History of Solutol HS15
In the 1990s, the use of then novel excipients, polyoxyl 35 castor oil NF (Cremophor EL, BASF) and polyoxyl 40 hydrogenated castor oil NF (Cremophor RH 40, BASF) for solubilization and consequent bioavailability of poorly soluble active pharmaceutical ingredients
(APIs) for improved efficacy, enabled drug development for cancer (e.g., BMS' Taxol [paclitaxel]) and AIDS (e.g., Abbott's
Norvir, Kaletra). However, Cremophor produced slightly elevated histamine levels in dog studies. To help overcome this challenge,
a new product was developed in 1992 whereby castor oil was replaced with 12- hydroxystearic acid and reacted with polyethylene
glycol 30 resulting in a new excipient called Solutol HS15 (polyglycol mono- and di-esters of 12-hydroxystearic acid with
about 30% polyethylene glycol, BASF). Solutol HS15 has been shown to be safe in various animal toxicity models with reduced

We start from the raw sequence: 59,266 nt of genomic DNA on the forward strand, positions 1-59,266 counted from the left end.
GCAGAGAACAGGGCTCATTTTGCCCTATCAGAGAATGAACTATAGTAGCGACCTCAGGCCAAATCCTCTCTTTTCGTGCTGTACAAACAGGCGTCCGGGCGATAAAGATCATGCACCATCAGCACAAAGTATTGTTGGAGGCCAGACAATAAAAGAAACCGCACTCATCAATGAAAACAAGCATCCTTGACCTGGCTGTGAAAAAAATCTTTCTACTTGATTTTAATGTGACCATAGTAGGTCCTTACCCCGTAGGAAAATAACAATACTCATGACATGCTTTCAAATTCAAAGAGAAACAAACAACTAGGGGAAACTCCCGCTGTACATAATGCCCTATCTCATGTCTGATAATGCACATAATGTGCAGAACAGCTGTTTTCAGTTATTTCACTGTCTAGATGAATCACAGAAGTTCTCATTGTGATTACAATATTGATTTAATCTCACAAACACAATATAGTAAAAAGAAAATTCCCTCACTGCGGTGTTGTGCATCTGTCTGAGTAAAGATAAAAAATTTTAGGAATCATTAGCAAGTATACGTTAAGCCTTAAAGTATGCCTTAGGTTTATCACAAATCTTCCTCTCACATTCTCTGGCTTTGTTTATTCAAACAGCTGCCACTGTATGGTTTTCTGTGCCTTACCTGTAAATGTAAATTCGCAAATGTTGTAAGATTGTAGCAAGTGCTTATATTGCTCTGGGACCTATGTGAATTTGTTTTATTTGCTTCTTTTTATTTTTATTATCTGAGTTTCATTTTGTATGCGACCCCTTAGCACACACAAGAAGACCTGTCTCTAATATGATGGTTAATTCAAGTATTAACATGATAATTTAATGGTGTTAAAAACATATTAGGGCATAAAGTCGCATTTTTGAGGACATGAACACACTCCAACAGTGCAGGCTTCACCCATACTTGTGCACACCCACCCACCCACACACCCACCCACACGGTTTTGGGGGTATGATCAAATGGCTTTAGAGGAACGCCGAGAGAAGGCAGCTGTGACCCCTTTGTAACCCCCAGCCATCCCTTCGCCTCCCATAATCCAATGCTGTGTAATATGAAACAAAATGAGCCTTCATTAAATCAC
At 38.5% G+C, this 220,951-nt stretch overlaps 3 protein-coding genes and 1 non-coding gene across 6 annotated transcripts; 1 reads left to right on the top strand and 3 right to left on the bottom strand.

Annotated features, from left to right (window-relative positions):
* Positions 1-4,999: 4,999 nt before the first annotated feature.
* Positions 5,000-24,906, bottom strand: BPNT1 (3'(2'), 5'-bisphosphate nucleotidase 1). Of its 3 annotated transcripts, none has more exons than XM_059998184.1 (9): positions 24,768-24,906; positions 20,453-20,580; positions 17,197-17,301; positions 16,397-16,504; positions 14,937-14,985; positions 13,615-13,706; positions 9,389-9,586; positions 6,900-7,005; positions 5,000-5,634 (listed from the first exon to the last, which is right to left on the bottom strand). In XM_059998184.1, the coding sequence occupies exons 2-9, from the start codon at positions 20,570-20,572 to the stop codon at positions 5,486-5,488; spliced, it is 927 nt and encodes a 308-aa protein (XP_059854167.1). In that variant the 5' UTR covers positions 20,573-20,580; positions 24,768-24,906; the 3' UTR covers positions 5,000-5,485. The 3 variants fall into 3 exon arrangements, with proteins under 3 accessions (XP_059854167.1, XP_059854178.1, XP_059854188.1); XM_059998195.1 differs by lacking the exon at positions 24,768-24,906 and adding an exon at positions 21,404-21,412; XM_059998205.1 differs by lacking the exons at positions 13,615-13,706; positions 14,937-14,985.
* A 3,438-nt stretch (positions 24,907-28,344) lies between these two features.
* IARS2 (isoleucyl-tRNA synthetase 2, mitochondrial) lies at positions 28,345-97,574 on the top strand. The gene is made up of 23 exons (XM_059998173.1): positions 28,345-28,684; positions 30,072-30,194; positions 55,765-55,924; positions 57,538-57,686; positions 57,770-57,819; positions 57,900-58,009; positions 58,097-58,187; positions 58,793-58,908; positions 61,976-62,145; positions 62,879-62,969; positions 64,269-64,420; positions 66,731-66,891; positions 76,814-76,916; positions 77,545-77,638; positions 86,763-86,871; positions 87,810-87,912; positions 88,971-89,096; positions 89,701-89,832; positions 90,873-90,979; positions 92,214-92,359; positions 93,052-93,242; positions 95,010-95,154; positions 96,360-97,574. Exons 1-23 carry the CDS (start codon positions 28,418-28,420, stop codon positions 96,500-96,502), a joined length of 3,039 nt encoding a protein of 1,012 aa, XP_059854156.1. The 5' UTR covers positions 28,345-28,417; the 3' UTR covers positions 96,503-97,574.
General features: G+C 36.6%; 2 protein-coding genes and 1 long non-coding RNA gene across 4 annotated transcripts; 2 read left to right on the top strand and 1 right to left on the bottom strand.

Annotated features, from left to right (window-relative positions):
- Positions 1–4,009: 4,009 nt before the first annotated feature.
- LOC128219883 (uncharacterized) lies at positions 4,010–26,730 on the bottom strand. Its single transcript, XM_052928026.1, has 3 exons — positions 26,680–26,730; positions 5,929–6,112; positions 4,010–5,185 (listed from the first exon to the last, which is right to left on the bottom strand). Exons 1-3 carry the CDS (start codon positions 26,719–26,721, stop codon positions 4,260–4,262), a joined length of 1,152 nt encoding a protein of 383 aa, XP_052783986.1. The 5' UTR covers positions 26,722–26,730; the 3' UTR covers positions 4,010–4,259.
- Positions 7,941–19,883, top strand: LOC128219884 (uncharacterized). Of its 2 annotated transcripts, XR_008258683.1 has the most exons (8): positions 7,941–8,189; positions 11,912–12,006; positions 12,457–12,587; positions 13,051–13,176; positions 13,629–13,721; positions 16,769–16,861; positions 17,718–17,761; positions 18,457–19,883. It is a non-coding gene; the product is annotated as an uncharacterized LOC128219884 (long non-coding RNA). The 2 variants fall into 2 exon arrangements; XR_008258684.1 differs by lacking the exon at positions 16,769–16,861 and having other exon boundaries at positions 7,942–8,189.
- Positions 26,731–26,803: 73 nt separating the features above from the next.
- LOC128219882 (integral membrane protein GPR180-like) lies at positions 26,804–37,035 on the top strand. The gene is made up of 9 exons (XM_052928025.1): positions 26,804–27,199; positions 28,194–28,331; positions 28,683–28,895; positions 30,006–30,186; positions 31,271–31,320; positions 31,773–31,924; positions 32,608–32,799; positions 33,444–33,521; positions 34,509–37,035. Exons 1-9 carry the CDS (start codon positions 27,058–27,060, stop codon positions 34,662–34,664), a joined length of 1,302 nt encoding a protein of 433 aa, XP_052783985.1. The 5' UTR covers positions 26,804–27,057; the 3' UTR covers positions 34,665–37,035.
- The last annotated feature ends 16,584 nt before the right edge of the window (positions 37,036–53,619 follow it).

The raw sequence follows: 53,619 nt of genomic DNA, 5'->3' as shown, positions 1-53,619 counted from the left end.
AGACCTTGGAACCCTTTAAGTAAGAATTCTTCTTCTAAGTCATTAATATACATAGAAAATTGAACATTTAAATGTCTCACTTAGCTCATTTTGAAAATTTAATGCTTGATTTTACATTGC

histamine levels compared with Cremophor. Solutol HS15 has been approved in Canada and Argentina in marketed injectable-drug
products. In the US, a drug master file for Solutol HS15 was filed with FDA in January 1992. However, it has not been used
in any commercial product and thus is not listed in the FDA IIG. In the US, Solutol HS15 is therefore still classified as
a novel excipient.
Solutol as a compound-enabling excipient.
The drug-development group at Wyeth, now part of Pfizer, found Solutol HS15 to be an excellent solubilizerfor liquid-filled
capsules for a series of NMEs with a new mechanism of action (10). Wyeth also found that Solutol HS15, in combination with
other solubilizers, provided excellent solubility for their poorly soluble NME candidates with water solubility below high-performance
liquid chromatography (HPLC) detection limits of 20 ng/mL. This developmental drug by itself is not orally bioavailable and
the oral potency was affected using solution formulation containing phospholipids. Preclinical studies utilize a phospholipids
formulation, which affords a slower absorption profile with delayed Cmax (maximum plasma concentration). A great bioavailability
improvement with a fast absorption rate was seen with the formulation containing Solutol HS15 compared with other formulations